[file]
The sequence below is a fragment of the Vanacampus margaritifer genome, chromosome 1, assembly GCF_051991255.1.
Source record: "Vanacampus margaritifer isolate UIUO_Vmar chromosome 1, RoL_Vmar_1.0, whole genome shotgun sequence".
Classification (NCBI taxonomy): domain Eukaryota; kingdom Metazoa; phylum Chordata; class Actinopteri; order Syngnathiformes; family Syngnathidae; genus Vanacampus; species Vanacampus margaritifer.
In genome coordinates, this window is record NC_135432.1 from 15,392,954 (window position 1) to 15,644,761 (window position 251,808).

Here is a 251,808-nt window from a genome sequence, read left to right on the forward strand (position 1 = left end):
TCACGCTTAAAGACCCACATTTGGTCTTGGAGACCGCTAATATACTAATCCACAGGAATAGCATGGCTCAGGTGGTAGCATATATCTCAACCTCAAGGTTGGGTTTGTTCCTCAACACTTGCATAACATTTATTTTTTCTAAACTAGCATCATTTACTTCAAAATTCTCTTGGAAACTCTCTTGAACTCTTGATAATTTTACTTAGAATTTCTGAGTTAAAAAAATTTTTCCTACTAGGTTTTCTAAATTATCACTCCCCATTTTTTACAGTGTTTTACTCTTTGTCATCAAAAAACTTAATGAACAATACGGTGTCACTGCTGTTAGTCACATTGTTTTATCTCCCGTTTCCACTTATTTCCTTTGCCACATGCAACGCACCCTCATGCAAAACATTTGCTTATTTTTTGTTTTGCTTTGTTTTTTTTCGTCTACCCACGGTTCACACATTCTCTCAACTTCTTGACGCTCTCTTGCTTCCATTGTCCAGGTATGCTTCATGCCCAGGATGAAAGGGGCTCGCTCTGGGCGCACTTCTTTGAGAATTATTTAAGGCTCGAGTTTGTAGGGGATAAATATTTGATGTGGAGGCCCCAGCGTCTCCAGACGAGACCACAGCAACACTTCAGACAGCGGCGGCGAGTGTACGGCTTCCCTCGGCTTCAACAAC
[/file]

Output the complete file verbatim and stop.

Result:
The sequence below is a fragment of the Vanacampus margaritifer genome, chromosome 1, assembly GCF_051991255.1.
Source record: "Vanacampus margaritifer isolate UIUO_Vmar chromosome 1, RoL_Vmar_1.0, whole genome shotgun sequence".
Classification (NCBI taxonomy): domain Eukaryota; kingdom Metazoa; phylum Chordata; class Actinopteri; order Syngnathiformes; family Syngnathidae; genus Vanacampus; species Vanacampus margaritifer.
In genome coordinates, this window is record NC_135432.1 from 15,392,954 (window position 1) to 15,644,761 (window position 251,808).

Here is a 251,808-nt window from a genome sequence, read left to right on the forward strand (position 1 = left end):
TCACGCTTAAAGACCCACATTTGGTCTTGGAGACCGCTAATATACTAATCCACAGGAATAGCATGGCTCAGGTGGTAGCATATATCTCAACCTCAAGGTTGGGTTTGTTCCTCAACACTTGCATAACATTTATTTTTTCTAAACTAGCATCATTTACTTCAAAATTCTCTTGGAAACTCTCTTGAACTCTTGATAATTTTACTTAGAATTTCTGAGTTAAAAAAATTTTTCCTACTAGGTTTTCTAAATTATCACTCCCCATTTTTTACAGTGTTTTACTCTTTGTCATCAAAAAACTTAATGAACAATACGGTGTCACTGCTGTTAGTCACATTGTTTTATCTCCCGTTTCCACTTATTTCCTTTGCCACATGCAACGCACCCTCATGCAAAACATTTGCTTATTTTTTGTTTTGCTTTGTTTTTTTTCGTCTACCCACGGTTCACACATTCTCTCAACTTCTTGACGCTCTCTTGCTTCCATTGTCCAGGTATGCTTCATGCCCAGGATGAAAGGGGCTCGCTCTGGGCGCACTTCTTTGAGAATTATTTAAGGCTCGAGTTTGTAGGGGATAAATATTTGATGTGGAGGCCCCAGCGTCTCCAGACGAGACCACAGCAACACTTCAGACAGCGGCGGCGAGTGTACGGCTTCCCTCGGCTTCAACAAC